“When I’ve shot with Harold my knowledge expands in a seemingly natural way. At the same time I am much more confident in my photographic journey.  If you have ever found yourself thinking, ‘I wish I could meet that artist in person and ask ….’  you now have that opportunity.”—Mike W.

The workshop will run October 14-21, 2012, and space is limited.  To avoid disappointment please register by July 31, 2012. More information and registration: PDF flyer; workshop info; Paris itinerary; online registration. You can also register by calling 800.747.2255 and asking for Sarah Loan at Ext 120 (M-F, 9AM-5PM Central time).

Basilica Mission Delores by Harold Davis

Basilica Mission Dolores © Harold Davis

Slot Canyon

My Slot Canyon image was created using hand-HDR layering from four exposures, as I explain in my original blog posting about the color version and in my forthcoming book Creating HDR Photos: The Complete Guide to High Dynamic Range Photography. The color version is reproduced on page 67 on the section on using a tripod.

Slot Canyon by Harold Davis

Slot Canyon © Harold Davis—Click to view larger

The placement of the photo in the section of my book discussing tripod tips and techniques is apt, because in an environment like a slot canyon finding a way to keep camera and tripod stable through a sequence of shots—and keeping one’s gear sand free—is a very real issue.

It is easy to getting bogged down in the physics and physicality—the tyranny of the world of “things”—and forget to look for the ethereal magic than can make a photographic composition really sing.

With Slot Canyon the play of light coming down the narrow cleft in the rocks was pretty exciting. So far so good. But I kept looking for something more, something to elevate and contrast with the textures in the stone. When I spotted the tumbleweed bush on the right, momentarily lit by a sunbeam, I knew I had found my key.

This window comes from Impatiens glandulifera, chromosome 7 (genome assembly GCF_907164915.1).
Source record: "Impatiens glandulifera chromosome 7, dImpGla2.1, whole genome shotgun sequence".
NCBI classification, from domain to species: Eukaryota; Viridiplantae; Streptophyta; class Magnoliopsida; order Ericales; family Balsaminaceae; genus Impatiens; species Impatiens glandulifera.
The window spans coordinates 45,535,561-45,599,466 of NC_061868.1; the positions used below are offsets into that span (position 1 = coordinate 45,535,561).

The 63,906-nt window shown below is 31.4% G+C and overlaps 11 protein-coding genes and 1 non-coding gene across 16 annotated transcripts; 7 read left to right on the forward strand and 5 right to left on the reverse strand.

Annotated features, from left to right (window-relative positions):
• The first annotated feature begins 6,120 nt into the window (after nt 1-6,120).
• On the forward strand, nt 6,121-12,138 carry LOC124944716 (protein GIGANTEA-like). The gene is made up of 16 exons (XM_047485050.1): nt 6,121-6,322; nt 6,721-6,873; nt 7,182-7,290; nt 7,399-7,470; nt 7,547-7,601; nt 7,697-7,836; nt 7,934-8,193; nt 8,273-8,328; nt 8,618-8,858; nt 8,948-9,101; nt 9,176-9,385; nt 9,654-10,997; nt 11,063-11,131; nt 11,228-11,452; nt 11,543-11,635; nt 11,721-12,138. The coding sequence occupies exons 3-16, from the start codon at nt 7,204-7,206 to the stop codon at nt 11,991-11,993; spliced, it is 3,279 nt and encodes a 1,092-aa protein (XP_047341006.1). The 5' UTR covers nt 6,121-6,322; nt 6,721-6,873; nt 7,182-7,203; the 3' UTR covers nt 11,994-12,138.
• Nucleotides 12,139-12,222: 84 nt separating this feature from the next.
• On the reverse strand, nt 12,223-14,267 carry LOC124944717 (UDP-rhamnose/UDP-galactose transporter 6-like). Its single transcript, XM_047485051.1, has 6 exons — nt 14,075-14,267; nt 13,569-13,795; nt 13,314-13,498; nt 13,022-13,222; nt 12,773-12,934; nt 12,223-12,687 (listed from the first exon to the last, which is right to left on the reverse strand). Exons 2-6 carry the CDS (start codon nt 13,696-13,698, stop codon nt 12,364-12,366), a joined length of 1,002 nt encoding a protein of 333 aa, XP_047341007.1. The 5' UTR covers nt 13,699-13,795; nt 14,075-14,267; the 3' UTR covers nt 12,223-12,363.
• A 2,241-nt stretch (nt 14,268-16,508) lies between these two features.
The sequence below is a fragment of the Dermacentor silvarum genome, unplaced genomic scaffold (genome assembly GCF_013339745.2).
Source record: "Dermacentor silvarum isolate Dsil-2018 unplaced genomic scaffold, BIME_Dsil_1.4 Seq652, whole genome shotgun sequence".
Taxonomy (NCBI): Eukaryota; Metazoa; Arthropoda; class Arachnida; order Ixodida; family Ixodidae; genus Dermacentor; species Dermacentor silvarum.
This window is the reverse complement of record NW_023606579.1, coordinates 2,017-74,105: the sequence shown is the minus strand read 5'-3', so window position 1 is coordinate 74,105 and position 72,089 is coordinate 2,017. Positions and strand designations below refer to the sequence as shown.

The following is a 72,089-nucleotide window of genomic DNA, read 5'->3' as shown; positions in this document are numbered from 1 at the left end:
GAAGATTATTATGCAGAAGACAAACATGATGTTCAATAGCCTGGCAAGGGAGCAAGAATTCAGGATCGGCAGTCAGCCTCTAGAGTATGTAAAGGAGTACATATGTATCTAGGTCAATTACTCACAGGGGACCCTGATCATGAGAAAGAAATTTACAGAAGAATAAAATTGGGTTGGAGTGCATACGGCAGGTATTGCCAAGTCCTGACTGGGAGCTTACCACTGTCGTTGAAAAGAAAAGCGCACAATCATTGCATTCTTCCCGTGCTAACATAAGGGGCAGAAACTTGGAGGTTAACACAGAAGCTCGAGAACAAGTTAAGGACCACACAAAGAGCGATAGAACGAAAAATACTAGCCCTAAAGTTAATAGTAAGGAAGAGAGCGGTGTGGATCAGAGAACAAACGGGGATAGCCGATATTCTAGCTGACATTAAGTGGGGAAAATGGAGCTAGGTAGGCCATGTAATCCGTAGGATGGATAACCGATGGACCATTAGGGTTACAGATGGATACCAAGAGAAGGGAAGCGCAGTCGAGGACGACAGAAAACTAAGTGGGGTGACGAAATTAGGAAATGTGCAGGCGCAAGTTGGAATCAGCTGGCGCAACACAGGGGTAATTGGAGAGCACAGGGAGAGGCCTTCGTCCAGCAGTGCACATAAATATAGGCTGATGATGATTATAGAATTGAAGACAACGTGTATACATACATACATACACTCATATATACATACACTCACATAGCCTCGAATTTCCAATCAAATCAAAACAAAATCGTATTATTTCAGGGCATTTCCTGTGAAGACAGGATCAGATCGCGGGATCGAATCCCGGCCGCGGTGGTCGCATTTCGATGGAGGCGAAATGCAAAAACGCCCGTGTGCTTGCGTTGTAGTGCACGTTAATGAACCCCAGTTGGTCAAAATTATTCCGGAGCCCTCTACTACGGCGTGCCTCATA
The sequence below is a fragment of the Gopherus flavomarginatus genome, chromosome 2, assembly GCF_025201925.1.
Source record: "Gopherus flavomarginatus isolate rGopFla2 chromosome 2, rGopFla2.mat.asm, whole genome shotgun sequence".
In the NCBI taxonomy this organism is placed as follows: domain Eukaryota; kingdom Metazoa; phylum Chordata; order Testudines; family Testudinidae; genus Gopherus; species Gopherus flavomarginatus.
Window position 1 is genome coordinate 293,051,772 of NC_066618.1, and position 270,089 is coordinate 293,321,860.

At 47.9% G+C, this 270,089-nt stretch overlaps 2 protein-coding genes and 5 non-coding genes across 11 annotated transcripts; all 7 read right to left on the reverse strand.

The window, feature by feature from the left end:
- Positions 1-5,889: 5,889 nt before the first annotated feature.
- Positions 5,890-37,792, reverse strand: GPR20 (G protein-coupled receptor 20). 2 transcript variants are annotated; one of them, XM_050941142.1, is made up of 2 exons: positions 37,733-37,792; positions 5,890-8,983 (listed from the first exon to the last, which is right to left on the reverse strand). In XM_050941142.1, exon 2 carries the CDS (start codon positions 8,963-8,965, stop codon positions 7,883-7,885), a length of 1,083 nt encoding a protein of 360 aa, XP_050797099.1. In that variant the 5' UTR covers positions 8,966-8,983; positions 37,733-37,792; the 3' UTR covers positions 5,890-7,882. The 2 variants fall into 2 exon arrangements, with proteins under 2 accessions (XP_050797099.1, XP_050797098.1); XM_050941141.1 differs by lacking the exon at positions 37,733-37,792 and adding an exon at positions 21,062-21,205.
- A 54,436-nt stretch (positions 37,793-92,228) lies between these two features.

I was lucky to be able to get set up and make my four exposures before the light changed.

If you are interested, here’s the exposure data: 50mm, 4 exposures at shutter speeds 0.8 of a second, 1.3 seconds, 2.5 seconds, and 4 seconds, each exposure at f/29 and ISO 200, tripod mounted.

Shortlisted in the Astronomy Photographer of the Year 2012 Competition

I am honored that my image Distant Night Storm in the Patriarch Grove has been shortlisted in the Royal Observatory Greenwich Astronomy Photographer of the Year 2012 competition. Click here to read my original blog posting about how I made this image.

Distant Night Storm in the Patriarch Grove by Harold Davis

Distant Night Storm in the Patriarch Grove © Harold Davis

Making the Basilica

I’ve been asked a number of times about the process behind the making of my images of the Basilica Mission Dolores, shown below and in Looking for Light. This is a monochromatic style that I’ve developed intentionally that is based upon High Dynamic Range (HDR) shooting techniques. For other examples of this presentation style, which is intended to partially evoke an old-fashioned etching look see my Agaves and Choosing the Path. You’ll find some hints about how I do this below.

Basilica Mission Delores by Harold Davis

Basilica Mission Dolores © Harold Davis—Click to view image larger

Shooting Technique

The most important part of this process is the HDR shooting technique. It also helps to start my photography at the very beginning with a final image pre-visualized in black and white—even though a RAW capture by definition includes all the color information.